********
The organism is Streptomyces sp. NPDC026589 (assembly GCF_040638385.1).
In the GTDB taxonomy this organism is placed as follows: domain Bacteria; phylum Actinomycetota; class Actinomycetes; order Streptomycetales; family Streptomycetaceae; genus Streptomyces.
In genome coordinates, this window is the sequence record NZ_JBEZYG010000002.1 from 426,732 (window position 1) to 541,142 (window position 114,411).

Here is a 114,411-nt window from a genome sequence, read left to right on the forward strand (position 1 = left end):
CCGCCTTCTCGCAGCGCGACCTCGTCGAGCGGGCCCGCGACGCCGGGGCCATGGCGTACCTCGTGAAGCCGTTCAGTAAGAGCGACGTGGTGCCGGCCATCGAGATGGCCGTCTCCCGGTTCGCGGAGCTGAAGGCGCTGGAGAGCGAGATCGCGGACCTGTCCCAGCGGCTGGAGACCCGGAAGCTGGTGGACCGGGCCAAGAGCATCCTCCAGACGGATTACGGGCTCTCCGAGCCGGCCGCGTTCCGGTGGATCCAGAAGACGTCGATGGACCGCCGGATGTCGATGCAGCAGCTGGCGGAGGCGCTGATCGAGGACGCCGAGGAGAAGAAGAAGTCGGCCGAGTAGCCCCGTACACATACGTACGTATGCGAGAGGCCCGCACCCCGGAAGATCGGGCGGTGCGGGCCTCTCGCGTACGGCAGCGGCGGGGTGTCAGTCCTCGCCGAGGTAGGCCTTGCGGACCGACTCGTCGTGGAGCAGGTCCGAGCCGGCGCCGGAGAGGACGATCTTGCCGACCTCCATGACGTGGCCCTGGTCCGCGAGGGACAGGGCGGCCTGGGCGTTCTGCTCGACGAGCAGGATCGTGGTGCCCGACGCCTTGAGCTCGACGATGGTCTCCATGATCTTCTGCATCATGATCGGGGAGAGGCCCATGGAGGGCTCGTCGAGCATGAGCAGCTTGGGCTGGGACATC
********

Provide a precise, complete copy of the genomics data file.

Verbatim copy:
The organism is Streptomyces sp. NPDC026589 (assembly GCF_040638385.1).
In the GTDB taxonomy this organism is placed as follows: domain Bacteria; phylum Actinomycetota; class Actinomycetes; order Streptomycetales; family Streptomycetaceae; genus Streptomyces.
In genome coordinates, this window is the sequence record NZ_JBEZYG010000002.1 from 426,732 (window position 1) to 541,142 (window position 114,411).

Here is a 114,411-nt window from a genome sequence, read left to right on the forward strand (position 1 = left end):
CCGCCTTCTCGCAGCGCGACCTCGTCGAGCGGGCCCGCGACGCCGGGGCCATGGCGTACCTCGTGAAGCCGTTCAGTAAGAGCGACGTGGTGCCGGCCATCGAGATGGCCGTCTCCCGGTTCGCGGAGCTGAAGGCGCTGGAGAGCGAGATCGCGGACCTGTCCCAGCGGCTGGAGACCCGGAAGCTGGTGGACCGGGCCAAGAGCATCCTCCAGACGGATTACGGGCTCTCCGAGCCGGCCGCGTTCCGGTGGATCCAGAAGACGTCGATGGACCGCCGGATGTCGATGCAGCAGCTGGCGGAGGCGCTGATCGAGGACGCCGAGGAGAAGAAGAAGTCGGCCGAGTAGCCCCGTACACATACGTACGTATGCGAGAGGCCCGCACCCCGGAAGATCGGGCGGTGCGGGCCTCTCGCGTACGGCAGCGGCGGGGTGTCAGTCCTCGCCGAGGTAGGCCTTGCGGACCGACTCGTCGTGGAGCAGGTCCGAGCCGGCGCCGGAGAGGACGATCTTGCCGACCTCCATGACGTGGCCCTGGTCCGCGAGGGACAGGGCGGCCTGGGCGTTCTGCTCGACGAGCAGGATCGTGGTGCCCGACGCCTTGAGCTCGACGATGGTCTCCATGATCTTCTGCATCATGATCGGGGAGAGGCCCATGGAGGGCTCGTCGAGCATGAGCAGCTTGGGCTGGGACATC